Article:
24th April 2022, 11:05am

“If governments are serious about the climate crisis, there can be no new investments in oil, gas and coal, from now – from this year.”

Fatih Birol, Executive Director of the International Energy Agency [1]

Young people have taken a stand, supporting the Just Stop Oil campaign against the continued expansion of UK oil and gas, which is killing people now and will condemn our generation to death and suffering.

What is coming down the line if we don't act is horrific; the collapse of food production, extremes of weather which surpass the survivability threshold: floods, droughts, heatwaves.

This will destroy families, communities and nations. Wars will break out over rapidly diminishing resources. The events that we’re seeing in Ukraine and Yemen are tastes of what is coming down the line if satisfactory action isn’t taken on the climate crisis.

We’ve got a choice - 3 years in which to rise up and make a future for our generation, end the fuel crisis by investing in cheaper, sustainable energy and justice for the millions in the global south who are currently dying from this. Simply put, we are demanding that the government prioritises a habitable world and the people on it.

Students For Survival is a growing movement of secondary school students, who are in non violent civil resistance. We are gravely concerned for our future, which is currently on the chopping block due to our governments refusal to act. We stand in the Just Stop Oil coalition, demanding no new fossil fuels. If you’re under 18, we invite you to demand a future with us - join a zoom call and find out how you can get involved. Over 18’s should see Just Stop Oil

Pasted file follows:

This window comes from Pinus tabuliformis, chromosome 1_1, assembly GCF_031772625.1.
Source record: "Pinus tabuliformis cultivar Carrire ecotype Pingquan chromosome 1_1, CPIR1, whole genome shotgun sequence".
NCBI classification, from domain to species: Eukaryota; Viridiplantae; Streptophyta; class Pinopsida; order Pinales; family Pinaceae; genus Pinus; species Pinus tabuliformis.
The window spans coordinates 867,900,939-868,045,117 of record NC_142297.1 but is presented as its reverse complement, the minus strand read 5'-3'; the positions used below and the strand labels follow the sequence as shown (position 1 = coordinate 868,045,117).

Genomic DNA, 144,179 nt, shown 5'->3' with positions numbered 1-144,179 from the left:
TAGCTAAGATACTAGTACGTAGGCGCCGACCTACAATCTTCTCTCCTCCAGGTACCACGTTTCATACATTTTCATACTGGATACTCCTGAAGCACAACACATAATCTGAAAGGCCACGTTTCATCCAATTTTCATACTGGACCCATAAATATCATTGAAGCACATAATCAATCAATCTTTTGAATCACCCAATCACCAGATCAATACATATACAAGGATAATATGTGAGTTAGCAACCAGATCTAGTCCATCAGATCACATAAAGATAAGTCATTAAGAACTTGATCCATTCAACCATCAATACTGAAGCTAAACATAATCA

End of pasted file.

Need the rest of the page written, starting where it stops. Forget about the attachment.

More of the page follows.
Right now, we stand at a crossroads. Do we stand by and allow the government to support the fossil fuel industry and its genocidal aims or do we enter into civil resistance until the government announces an end to new oil and gas projects in the UK?


Press contact: 07762 987334

Website: studentsforsurvival.org

Follow us on instagram: @students4survival.

Email us: studentsforsurvival@protonmail.com

Action photos and videos here: https://drive.google.com/drive/folders/1zpSe11OrQLkIdgRPnSVJQY3UCZ0sMmB3

Notes to Editors:

[1] Quoted in the Guardian on the release of the International Energy Agency, May 2021- Net Zero by 2050: a Roadmap for the Global Energy Sector

Annex 1 – Impacts of breaching 1.5˚C

1. Threat to global food security

Peer-reviewed research, Increasing risks of multiple breadbasket failure under 1.5 and 2 °C global warming, concludes:

“Risks of simultaneous crop failure … increase disproportionately between 1.5 and 2 °C, so surpassing the 1.5 °C threshold will represent a threat to global food security.”

2. Whole regions of the world will be rendered uninhabitable

According to peer-reviewed research, beyond 1.5˚C warming, tropical regions of the world risk wet bulb temperatures in excess of 35˚C, which is beyond the capacity of the human body to cool itself down and therefore beyond the limit of human endurance. Around 40% of the world’s population currently live in the tropics. Billions of people will face a choice: live where it is no longer safe to live, or leave.

3. Critical tipping points could be passed, leading to a “hothouse earth”

In 2018, leading academics, including Johan Rockstrom and Hans Schellnhuber, considered the temperature threshold for crossing critical tipping points in the climate system in Trajectories of the Earth System in the Anthropocene and concluded:

“Our analysis suggests that the Earth System may be approaching a planetary threshold that could lock in a continuing rapid pathway toward much hotter conditions—Hothouse Earth … Where such a threshold might be is uncertain, but it could be only decades ahead …and … it could be within the range of the Paris Accord temperature targets.”

What did the Government’s own Net Zero Strategy say, published in October 2021?

“People are rightly concerned, with the latest IPCC report showing that if we fail to limit global warming to 1.5°C above pre-industrial levels, the floods and fires we have seen around the world this year will get more frequent and more fierce, crops will be more likely to fail, and sea levels will rise driving mass migration as millions are forced from their homes. Above 1.5°C we risk reaching climatic tipping points like the melting of arctic permafrost – releasing millennia of stored greenhouse gases – meaning we could lose control of our climate for good. But the good news is that there is, still, a path to avoid catastrophic climate change.” [Executive Summary, p.14]